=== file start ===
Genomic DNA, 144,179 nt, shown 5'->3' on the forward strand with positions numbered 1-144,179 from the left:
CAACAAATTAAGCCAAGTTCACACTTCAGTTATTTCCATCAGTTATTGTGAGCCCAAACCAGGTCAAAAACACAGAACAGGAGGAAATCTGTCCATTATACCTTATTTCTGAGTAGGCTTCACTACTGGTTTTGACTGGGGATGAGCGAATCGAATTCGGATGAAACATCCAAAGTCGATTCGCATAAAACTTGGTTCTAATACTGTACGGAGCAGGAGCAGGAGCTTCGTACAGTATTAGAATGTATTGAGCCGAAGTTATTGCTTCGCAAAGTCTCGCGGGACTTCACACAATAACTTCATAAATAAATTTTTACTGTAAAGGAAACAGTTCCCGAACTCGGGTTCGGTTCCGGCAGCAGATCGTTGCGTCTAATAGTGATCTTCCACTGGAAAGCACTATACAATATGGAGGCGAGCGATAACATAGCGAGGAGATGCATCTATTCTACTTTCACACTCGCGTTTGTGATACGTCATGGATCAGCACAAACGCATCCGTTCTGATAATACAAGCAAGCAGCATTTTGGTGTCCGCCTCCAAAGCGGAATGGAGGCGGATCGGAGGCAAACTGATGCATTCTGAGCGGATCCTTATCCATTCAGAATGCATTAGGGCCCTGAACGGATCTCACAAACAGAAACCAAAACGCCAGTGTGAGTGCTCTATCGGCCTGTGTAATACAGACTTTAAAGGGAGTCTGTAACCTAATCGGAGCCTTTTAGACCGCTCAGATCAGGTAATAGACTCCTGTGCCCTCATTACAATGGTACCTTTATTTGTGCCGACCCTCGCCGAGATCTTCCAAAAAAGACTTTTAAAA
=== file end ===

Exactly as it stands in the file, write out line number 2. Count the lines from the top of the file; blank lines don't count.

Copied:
CAACAAATTAAGCCAAGTTCACACTTCAGTTATTTCCATCAGTTATTGTGAGCCCAAACCAGGTCAAAAACACAGAACAGGAGGAAATCTGTCCATTATACCTTATTTCTGAGTAGGCTTCACTACTGGTTTTGACTGGGGATGAGCGAATCGAATTCGGATGAAACATCCAAAGTCGATTCGCATAAAACTTGGTTCTAATACTGTACGGAGCAGGAGCAGGAGCTTCGTACAGTATTAGAATGTATTGAGCCGAAGTTATTGCTTCGCAAAGTCTCGCGGGACTTCACACAATAACTTCATAAATAAATTTTTACTGTAAAGGAAACAGTTCCCGAACTCGGGTTCGGTTCCGGCAGCAGATCGTTGCGTCTAATAGTGATCTTCCACTGGAAAGCACTATACAATATGGAGGCGAGCGATAACATAGCGAGGAGATGCATCTATTCTACTTTCACACTCGCGTTTGTGATACGTCATGGATCAGCACAAACGCATCCGTTCTGATAATACAAGCAAGCAGCATTTTGGTGTCCGCCTCCAAAGCGGAATGGAGGCGGATCGGAGGCAAACTGATGCATTCTGAGCGGATCCTTATCCATTCAGAATGCATTAGGGCCCTGAACGGATCTCACAAACAGAAACCAAAACGCCAGTGTGAGTGCTCTATCGGCCTGTGTAATACAGACTTTAAAGGGAGTCTGTAACCTAATCGGAGCCTTTTAGACCGCTCAGATCAGGTAATAGACTCCTGTGCCCTCATTACAATGGTACCTTTATTTGTGCCGACCCTCGCCGAGATCTTCCAAAAAAGACTTTTAAAA